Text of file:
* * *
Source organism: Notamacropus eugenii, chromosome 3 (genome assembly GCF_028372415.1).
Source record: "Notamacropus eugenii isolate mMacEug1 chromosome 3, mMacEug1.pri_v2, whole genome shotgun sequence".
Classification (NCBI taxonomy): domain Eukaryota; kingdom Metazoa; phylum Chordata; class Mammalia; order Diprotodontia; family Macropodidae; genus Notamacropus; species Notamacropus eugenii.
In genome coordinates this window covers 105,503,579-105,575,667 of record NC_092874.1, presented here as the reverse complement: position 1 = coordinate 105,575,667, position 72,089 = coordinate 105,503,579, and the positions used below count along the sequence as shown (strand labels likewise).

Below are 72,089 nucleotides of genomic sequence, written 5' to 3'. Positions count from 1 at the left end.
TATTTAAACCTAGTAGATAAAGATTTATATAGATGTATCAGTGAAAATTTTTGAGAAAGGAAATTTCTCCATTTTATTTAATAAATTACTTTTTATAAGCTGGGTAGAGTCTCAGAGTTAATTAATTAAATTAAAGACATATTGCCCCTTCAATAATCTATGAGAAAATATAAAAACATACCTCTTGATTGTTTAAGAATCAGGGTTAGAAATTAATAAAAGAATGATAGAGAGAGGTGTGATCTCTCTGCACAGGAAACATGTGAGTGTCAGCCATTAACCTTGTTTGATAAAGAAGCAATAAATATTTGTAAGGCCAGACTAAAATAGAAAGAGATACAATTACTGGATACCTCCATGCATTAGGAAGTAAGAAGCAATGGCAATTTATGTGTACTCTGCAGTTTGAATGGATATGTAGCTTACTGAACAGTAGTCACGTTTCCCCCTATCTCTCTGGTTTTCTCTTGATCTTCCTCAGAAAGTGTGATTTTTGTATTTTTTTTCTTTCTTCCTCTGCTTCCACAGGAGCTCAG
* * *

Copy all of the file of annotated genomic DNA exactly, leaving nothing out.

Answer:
Source organism: Notamacropus eugenii, chromosome 3 (genome assembly GCF_028372415.1).
Source record: "Notamacropus eugenii isolate mMacEug1 chromosome 3, mMacEug1.pri_v2, whole genome shotgun sequence".
Classification (NCBI taxonomy): domain Eukaryota; kingdom Metazoa; phylum Chordata; class Mammalia; order Diprotodontia; family Macropodidae; genus Notamacropus; species Notamacropus eugenii.
In genome coordinates this window covers 105,503,579-105,575,667 of record NC_092874.1, presented here as the reverse complement: position 1 = coordinate 105,575,667, position 72,089 = coordinate 105,503,579, and the positions used below count along the sequence as shown (strand labels likewise).

Below are 72,089 nucleotides of genomic sequence, written 5' to 3'. Positions count from 1 at the left end.
TATTTAAACCTAGTAGATAAAGATTTATATAGATGTATCAGTGAAAATTTTTGAGAAAGGAAATTTCTCCATTTTATTTAATAAATTACTTTTTATAAGCTGGGTAGAGTCTCAGAGTTAATTAATTAAATTAAAGACATATTGCCCCTTCAATAATCTATGAGAAAATATAAAAACATACCTCTTGATTGTTTAAGAATCAGGGTTAGAAATTAATAAAAGAATGATAGAGAGAGGTGTGATCTCTCTGCACAGGAAACATGTGAGTGTCAGCCATTAACCTTGTTTGATAAAGAAGCAATAAATATTTGTAAGGCCAGACTAAAATAGAAAGAGATACAATTACTGGATACCTCCATGCATTAGGAAGTAAGAAGCAATGGCAATTTATGTGTACTCTGCAGTTTGAATGGATATGTAGCTTACTGAACAGTAGTCACGTTTCCCCCTATCTCTCTGGTTTTCTCTTGATCTTCCTCAGAAAGTGTGATTTTTGTATTTTTTTTCTTTCTTCCTCTGCTTCCACAGGAGCTCAG